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6 Ways Airbnb Rentals Mislead Travelers Into Booking

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Despite a variety of complaints about short-term rentals, it appears they are here to stay for the long haul.

Some are concerned about the safety of such rentals, and others complain they are ruining the heart and soul of certain neighborhoods.

man looking out of a window

Many travelers still prefer hotels over vacation rentals such as Airbnb, VRBO, and even some listings on Booking.com.

But it's Airbnb who takes the cake in being the #1 vacation rental platform, and with that comes the potential for being misled into thinking your rental is better than it is.

It’s important to have a keen eye for detail when choosing a place to stay on such sites as Airbnb.

These are 6 ways Airbnb rentals are misleading travelers into booking:

Too Picture Perfect

We’ve all had that one friend who seems to take a selfie of every single aspect of their life. Using filters, duck faces, and calculated angles to make themselves appear more Instagram-able — maybe even photoshopping.

taking picture of kitchen

It’s no different with Airbnb listings where deceptive tactics are commonly used.

On the opposite end of the spectrum, low-quality pictures can hide negative aspects of the rental.

So if the listing seems too good to be true, or you catch yourself squinting at blurred photos, it might be best to book elsewhere.

Oops…Did I Forget To Mention That?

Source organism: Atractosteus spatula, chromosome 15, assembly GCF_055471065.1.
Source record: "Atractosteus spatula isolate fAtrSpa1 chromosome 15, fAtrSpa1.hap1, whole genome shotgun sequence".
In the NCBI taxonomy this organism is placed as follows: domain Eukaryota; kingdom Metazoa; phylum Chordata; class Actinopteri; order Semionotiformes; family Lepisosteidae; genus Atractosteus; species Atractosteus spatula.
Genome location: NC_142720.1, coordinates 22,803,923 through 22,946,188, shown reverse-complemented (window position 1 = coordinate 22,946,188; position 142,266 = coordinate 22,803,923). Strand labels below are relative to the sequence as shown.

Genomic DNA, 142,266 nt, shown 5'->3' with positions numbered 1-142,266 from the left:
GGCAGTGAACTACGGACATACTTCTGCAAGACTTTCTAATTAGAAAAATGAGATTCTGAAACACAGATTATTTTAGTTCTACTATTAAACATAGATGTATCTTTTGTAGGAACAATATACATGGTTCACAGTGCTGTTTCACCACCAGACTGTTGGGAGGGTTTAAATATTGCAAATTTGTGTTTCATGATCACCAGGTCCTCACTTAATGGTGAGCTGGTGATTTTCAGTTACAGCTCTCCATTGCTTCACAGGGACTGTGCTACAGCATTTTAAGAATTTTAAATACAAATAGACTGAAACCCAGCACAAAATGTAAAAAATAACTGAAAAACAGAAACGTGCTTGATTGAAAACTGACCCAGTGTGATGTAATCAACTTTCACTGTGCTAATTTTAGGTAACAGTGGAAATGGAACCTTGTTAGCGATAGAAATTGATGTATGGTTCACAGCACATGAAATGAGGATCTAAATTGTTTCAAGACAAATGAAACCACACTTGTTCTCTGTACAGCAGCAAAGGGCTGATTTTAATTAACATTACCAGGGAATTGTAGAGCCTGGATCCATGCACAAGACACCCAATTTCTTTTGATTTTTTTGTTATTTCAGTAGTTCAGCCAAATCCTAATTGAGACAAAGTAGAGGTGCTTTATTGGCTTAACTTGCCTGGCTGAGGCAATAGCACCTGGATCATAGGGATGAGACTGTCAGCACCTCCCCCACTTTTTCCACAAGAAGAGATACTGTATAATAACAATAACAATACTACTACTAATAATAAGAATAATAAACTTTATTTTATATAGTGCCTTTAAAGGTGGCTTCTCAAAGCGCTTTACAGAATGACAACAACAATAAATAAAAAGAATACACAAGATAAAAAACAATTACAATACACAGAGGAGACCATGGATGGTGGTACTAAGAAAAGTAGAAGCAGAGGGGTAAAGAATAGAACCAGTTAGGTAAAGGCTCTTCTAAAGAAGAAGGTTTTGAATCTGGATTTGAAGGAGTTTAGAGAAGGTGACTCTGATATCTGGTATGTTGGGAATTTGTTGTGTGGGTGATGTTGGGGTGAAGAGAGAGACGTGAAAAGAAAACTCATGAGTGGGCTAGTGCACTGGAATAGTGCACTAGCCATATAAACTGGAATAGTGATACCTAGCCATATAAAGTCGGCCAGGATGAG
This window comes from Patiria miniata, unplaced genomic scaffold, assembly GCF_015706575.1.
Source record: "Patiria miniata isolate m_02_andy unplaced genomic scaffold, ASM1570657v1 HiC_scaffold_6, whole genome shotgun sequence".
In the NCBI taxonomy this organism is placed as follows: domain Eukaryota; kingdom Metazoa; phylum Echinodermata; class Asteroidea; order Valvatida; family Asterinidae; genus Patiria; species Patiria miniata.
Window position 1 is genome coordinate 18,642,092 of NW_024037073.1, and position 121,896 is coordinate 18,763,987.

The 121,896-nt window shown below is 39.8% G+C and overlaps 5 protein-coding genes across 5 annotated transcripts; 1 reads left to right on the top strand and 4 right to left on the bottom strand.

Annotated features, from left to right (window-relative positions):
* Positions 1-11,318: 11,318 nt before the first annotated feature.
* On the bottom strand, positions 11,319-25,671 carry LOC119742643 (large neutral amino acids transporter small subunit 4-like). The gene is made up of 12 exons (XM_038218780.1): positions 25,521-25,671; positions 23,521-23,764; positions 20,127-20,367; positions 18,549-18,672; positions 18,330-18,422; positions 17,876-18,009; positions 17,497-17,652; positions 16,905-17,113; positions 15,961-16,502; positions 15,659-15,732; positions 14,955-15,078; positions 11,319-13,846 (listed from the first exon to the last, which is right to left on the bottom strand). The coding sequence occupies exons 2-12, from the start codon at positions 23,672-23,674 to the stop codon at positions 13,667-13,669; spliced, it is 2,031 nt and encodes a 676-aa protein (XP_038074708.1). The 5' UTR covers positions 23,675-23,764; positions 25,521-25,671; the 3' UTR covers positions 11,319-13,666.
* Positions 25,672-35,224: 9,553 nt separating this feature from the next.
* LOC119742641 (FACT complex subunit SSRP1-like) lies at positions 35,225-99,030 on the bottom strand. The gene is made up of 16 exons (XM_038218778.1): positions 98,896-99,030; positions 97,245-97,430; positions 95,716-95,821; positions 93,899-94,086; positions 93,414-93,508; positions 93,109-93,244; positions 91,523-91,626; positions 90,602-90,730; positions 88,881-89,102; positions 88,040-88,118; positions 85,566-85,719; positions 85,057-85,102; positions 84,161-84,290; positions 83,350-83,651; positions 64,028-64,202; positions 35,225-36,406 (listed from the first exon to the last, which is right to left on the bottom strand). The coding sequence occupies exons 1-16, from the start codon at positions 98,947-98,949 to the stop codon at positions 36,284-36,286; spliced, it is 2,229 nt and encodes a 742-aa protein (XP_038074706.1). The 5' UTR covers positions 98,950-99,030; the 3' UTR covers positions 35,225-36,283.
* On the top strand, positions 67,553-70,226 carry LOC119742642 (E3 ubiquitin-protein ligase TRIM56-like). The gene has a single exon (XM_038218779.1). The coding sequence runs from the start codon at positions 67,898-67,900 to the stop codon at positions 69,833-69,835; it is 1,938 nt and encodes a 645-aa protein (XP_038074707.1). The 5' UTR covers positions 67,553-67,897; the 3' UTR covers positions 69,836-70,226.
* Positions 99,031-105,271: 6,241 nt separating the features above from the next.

It’s probably not always easy being an Airbnb host and being able to fully encapsulate what travelers should expect.

Hosts provide a summary of their property, but some travelers have been disappointed to find key elements left out of the description.

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couple annoyed with loud neighbors

Perhaps a couple is looking for a romantic getaway in a private cabin only to arrive and find out its actually a guesthouse in someone’s backyard. 

Maybe someone is looking for some solitude only to arrive and realize they are located across the street from a loud mechanic shop.

It’s important to not only read through the property description but also past guest reviews, if applicable.

This will limit these disappointing experiences for travelers. 

I’m Sorry, But This Wasn’t In Your Video

On the surface, videos seem like a much more reliable way to get a feel for a rental before seeing it in person.

Unfortunately, there are bad apples out there who will purposely record at certain angles, or even record something entirely unrelated to present a false scenario.

making a video recording of airbnb

Maybe those epic views of the ocean are coming from another area of the building and not the specific unit you will be staying in.

Perhaps the dwelling itself is remodeled, but the building is janky and falling apart. Would the host include that in the video?